'On the Media' repeats as Bart Richards Award winner

Public radio’s weekly media criticism show, “On the Media,” produced by WNYC and NPR, was selected as the 2012 recipient of the Bart Richards Award for Media Criticism, presented annually by the College of Communications at Penn State.

With its submission, “On the Media” (www.onthemedia.org) focused on how news organizations cover elections and use facts, as well as how quickly they share information -- and especially how the race to be first impacts news judgment. With its selection, “On the Media” became the first back-to-back winner in the 18-year history of the award, which will be presented Thursday, May 23, at the National Press Club in Washington, D.C.

The Bart Richards Award recognizes outstanding contributions to print and broadcast journalism through responsible analysis or critical evaluation.

Several pieces around two themes comprised the “On the Media” submission for co-hosts Bob Garfield, a Penn State alumnus, and Brooke Gladstone, who also serves as the show’s managing editor. One area of emphasis was the reporting of politics and the politics of reporting. The other area of focus was the rush to judgment by news organizations.

In the first instance, “On the Media” pointed out examples of how facts were used, or not, by the media. The program also examined little-known deals made with politicians to get quotes, a process even practiced by the nation’s most respected newspaper. While focusing on the speed with which the media did its job in regard to certain stories, “On the Media” found news organizations made decisions they should have known were wrong. Such flawed reporting produced immediate and lasting consequences.

Judges for the award cited the impact and value of the work. The three judges were: Richard Cole, dean of the School of Journalism and Mass Communication at the University of North Carolina; Carole Feldman, director of news operations and finance for The Associated Press in Washington, D.C.; and Brian Healy, a distinguished broadcast news professional who crafted an Emmy Award-winning career as a producer for CBS News for more than 35 years.

“The ‘On the Media’ pieces explored timely yet lasting issues of importance -- especially true for a political campaign but also true for good journalism anywhere and anytime. They were presented in an interesting and compelling way,” Cole said. “In addition to journalistic enterprise, they showed reason and common sense.”

Feldman and Healy appreciated both the insight and entertainment that the pieces provided.

“‘On the Media’ looks at some of the worst in journalism, tries to make sense of why it happened and what lessons can be learned for the future,” Feldman said. “Its focus on the race to be first and how accuracy is sometimes sacrificed in that race was especially poignant.”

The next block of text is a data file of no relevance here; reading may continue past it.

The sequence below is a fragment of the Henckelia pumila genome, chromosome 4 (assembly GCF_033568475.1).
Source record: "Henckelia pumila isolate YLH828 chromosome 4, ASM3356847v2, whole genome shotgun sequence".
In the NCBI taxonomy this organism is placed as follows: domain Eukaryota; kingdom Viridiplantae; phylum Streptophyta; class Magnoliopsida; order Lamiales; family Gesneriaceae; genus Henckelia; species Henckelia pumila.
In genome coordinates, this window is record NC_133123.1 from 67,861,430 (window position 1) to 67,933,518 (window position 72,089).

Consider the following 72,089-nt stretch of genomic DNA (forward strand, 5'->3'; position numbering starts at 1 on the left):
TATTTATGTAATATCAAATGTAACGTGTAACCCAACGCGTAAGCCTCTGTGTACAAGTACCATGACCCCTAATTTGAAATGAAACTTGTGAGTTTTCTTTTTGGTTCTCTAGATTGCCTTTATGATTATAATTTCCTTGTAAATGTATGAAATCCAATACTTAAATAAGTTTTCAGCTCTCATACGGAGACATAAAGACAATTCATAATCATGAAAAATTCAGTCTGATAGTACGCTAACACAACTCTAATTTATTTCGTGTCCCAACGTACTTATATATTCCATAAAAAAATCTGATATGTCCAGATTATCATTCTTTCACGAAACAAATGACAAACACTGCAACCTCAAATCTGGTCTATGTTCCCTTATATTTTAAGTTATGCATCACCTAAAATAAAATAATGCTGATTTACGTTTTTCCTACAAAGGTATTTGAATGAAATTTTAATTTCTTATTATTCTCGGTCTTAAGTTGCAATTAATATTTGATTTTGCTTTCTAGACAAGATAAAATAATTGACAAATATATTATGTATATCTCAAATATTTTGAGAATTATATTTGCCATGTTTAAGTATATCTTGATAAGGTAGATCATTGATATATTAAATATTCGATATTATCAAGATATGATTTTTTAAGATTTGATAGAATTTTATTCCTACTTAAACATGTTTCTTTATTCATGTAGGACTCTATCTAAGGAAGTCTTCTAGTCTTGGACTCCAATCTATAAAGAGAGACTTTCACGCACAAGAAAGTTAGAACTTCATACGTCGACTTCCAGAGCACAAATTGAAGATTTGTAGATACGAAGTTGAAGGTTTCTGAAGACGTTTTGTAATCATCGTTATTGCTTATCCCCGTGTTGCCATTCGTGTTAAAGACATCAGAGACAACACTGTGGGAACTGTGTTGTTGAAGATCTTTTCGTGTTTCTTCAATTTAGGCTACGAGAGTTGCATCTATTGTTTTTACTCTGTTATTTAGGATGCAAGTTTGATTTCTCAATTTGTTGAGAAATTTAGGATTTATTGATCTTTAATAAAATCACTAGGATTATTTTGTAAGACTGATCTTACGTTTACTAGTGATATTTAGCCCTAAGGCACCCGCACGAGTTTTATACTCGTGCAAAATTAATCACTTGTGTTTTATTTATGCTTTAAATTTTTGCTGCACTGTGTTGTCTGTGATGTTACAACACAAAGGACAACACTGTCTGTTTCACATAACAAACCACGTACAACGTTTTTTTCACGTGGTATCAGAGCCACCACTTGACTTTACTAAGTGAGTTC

“The program provides timely, informative, accessible criticism of issues that can taint journalism and journalists,” Healy said. “It’s a service to journalists as well as citizens who rely on an open, unbiased media in a democratic society. The reports are also entertaining.”

Garfield earned his bachelor’s degree in English from Penn State in 1977. Along with his work for “On the Media,” he is a columnist for MediaPost and The Guardian and co-host of Slate’s language podcast “Lexicon Valley.” He’s been a contributing editor for the Washington Post Magazine, Civilization and the op-ed page of USA Today. Garfield has also written for The New York Times, Playboy, Sports Illustrated and Wired, and has been employed variously by ABC, CBS and CNBC.

As a lecturer, he has appeared in 37 countries on six continents, including such venues as the Kennedy Center, the U.S. Capitol, the Rainbow Room, the Smithsonian, Circus Circus casino, the Grande Ole Opry, Harvard University and a Thai kickboxing ring in Cape Town, South Africa. He has written five books, most recently “Can’t Buy Me Like” (2013).

Gladstone is the co-host and managing editor of “On the Media.” After working in print media, she joined NPR in 1987 as senior editor of “Weekend Edition” with Scott Simon. She became senior editor of “All Things Considered” in 1989. In 1991, she spent a year at Stanford University as a Knight Fellow and then reported for NPR from Moscow during Boris Yeltsin’s presidency from 1992 to 1995.

Gladstone served for six years as NPR’s first media correspondent and then joined “On the Media” when WNYC relaunched the program in January 2001. She has been the recipient of two Peabody Awards, a National Press Club Award, an Overseas Press Club Award and several others. She also is the author of “The Influencing Machine” (2011).

Last Updated April 03, 2013